Ivanka Trump's Tweet About Impeachment Has A Big Mistake


Let's face it, we all can make mistakes on social media. While President Donald Trump is known for a typo from time to time, Ivanka Trump's tweet about impeachment has a mistake that Twitter is calling out big time. A fact-check might be in order.

During the week of Nov. 18, the House Intelligence Committee held back-to-back public impeachment hearings as a part of the ongoing impeachment inquiry against President Trump. In an emailed statement to Elite Daily, White House Press Secretary Stephanie Grisham characterized the inquiry as Democrats' attempt to "weaponize politics." On Nov. 21 White House senior staffer and Trump's oldest daughter, Ivanka Trump, took to Twitter to respond to the ongoing impeachment hearings. In the tweet, Trump cited an 1835 quote from French historian and political writer Alexis de Tocqueville. The tweet read,

“A decline of public morals in the United States will probably be marked by the abuse of the power of impeachment as a means of crushing political adversaries or ejecting them from office.” Alexis de Tocqueville, 1835

The problem? That quote isn't actually from de Tocqueville. Historians on Twitter quickly called out the senior staffer, noting the quote was actually from author John Innes Clark Hare's 1889 work American Constitutional Law, in a section which paraphrased de Tocqueville. So, Trump missed the mark slightly. Elite Daily reached out to the White House for comment on Trump's tweet, but did not hear back in time for publication.

Despite its mistake, Trump's quote is definitely timely. On Sept. 24, House Speaker Nancy Pelosi announced the House was opening an official impeachment inquiry into President Trump regarding a call with Ukrainian President Volodymyr Zelensky, in which President Trump asked Zelensky to investigate his political rival, former Vice President Joe Biden. A non-verbatim transcript of the call confirmed the two discussed Biden, though President Trump denied any wrongdoing. In the weeks since, the inquiry has amped up. The week of Nov. 18, a number of public officials testified publicly to Congress about what they knew regarding the president's dealings with Ukraine.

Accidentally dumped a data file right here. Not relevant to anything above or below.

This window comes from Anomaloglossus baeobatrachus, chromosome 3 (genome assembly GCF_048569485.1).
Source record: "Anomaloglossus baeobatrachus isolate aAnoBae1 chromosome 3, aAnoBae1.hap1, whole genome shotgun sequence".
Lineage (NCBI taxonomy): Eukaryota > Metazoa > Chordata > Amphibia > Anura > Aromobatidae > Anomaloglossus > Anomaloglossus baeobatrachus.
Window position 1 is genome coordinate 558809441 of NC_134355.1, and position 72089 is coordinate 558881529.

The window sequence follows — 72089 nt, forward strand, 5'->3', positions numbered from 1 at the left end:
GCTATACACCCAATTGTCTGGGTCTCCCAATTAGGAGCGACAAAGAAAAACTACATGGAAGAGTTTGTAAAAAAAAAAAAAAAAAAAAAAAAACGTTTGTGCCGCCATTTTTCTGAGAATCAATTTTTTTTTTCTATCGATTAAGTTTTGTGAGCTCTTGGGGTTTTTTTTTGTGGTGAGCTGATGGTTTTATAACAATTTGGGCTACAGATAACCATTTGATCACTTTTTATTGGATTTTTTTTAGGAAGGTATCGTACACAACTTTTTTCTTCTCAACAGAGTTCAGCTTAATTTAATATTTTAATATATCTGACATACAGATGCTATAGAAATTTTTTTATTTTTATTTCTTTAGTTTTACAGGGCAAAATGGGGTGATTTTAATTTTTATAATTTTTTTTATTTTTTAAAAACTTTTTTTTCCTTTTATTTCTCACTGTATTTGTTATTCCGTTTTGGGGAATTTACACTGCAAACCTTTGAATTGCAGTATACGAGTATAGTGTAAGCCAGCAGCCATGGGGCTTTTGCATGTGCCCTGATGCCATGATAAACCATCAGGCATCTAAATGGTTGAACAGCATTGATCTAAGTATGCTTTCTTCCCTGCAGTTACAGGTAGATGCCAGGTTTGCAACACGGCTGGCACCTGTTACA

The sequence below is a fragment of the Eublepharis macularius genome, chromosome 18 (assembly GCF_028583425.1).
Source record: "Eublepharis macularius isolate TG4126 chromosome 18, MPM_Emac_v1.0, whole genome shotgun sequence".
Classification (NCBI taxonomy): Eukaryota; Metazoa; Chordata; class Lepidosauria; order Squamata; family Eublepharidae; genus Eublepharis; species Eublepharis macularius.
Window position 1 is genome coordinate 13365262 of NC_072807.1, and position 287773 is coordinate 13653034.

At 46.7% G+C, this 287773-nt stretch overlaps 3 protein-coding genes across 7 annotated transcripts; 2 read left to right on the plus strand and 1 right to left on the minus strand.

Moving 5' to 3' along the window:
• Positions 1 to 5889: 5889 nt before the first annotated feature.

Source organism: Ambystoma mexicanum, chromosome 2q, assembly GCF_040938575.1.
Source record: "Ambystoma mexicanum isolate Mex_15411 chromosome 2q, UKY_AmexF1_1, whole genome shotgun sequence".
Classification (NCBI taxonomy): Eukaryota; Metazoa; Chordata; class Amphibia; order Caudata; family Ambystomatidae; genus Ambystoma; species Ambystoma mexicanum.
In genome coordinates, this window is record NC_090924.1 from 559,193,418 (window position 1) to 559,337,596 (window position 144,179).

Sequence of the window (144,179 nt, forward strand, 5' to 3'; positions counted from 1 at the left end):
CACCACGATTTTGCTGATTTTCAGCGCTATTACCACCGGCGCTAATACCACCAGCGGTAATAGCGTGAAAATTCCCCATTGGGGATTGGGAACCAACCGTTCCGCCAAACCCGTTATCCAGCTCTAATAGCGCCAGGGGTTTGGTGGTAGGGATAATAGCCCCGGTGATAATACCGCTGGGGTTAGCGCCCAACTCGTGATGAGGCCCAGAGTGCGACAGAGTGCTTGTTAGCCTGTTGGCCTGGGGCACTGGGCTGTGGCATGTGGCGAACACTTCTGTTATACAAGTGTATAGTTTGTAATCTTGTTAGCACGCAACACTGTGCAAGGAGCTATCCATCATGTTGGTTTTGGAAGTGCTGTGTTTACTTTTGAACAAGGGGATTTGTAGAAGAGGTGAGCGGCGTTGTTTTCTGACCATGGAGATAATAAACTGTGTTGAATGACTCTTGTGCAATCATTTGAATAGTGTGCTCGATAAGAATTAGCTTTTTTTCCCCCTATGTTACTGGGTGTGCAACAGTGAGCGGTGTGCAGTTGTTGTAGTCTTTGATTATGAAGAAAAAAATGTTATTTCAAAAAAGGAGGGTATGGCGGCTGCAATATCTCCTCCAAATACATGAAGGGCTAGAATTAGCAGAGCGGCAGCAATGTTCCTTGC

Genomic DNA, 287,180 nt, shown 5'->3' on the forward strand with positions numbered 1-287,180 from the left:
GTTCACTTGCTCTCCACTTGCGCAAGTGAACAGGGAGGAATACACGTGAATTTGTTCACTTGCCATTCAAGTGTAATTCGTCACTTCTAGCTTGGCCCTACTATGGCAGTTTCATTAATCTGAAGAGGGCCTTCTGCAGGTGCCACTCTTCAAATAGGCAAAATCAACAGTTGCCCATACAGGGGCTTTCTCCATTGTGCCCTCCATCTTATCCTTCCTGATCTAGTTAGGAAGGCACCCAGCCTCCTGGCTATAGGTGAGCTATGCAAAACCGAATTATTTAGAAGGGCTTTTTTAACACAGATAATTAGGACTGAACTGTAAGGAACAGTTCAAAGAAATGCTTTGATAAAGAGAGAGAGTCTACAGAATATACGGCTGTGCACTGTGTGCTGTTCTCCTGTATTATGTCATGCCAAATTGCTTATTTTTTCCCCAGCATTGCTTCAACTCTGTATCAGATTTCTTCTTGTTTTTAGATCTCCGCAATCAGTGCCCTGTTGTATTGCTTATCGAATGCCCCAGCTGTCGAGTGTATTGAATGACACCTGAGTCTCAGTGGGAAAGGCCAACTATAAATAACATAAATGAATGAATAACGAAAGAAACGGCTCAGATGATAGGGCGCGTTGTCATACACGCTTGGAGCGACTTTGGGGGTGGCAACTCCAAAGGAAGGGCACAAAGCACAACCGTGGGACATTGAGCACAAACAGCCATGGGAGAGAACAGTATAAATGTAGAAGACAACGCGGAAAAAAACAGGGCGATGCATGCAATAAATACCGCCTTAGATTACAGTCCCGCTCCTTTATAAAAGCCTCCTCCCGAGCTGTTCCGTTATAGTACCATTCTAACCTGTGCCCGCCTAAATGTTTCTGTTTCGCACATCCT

This isn't the first time Twitter has called Trump out for tweeting inaccurate information. In August, Trump took to Twitter to address a shooting on a Chicago, Illinois, playground, and claimed it was the city's "deadliest weekend of the year." Trump wrote,

As we grieve over the evil mass shootings in El Paso and Dayton, let us not overlook that Chicago experienced its deadliest weekend of the year... With 7 dead and 52 wounded near a playground in the Windy City- and little national outrage or media coverage- we mustn’t become numb to the violence faced by inner city communities every day.

City officials and Chicago Mayor Lori Lightfoot quickly noted that Trump's tweet had a few significant mistakes, such as claiming the August shooting was the "deadliest weekend" in Chicago. Lightfoot also noted Trump's tweet suggested the shootings in Chicago that weekend occurred in one place, which was also inaccurate. During a news conference on Aug. 7, Lightfoot addressed Trump's tweet, stating she "got the fundamental facts wrong." Lightfoot said,

That's the danger of somebody with a platform and audience that time, that doesn't know what they're talking about—and getting the fundamental facts wrong that they could easily figure out, if they had the decency to actually reach out to us if they wanted to be a constructive and engaged partner.

Elite Daily reached out to the White House for comment on Trump's Aug. 6 tweet, and for response to Lightfoot's comments, but did not hear back in time for publication.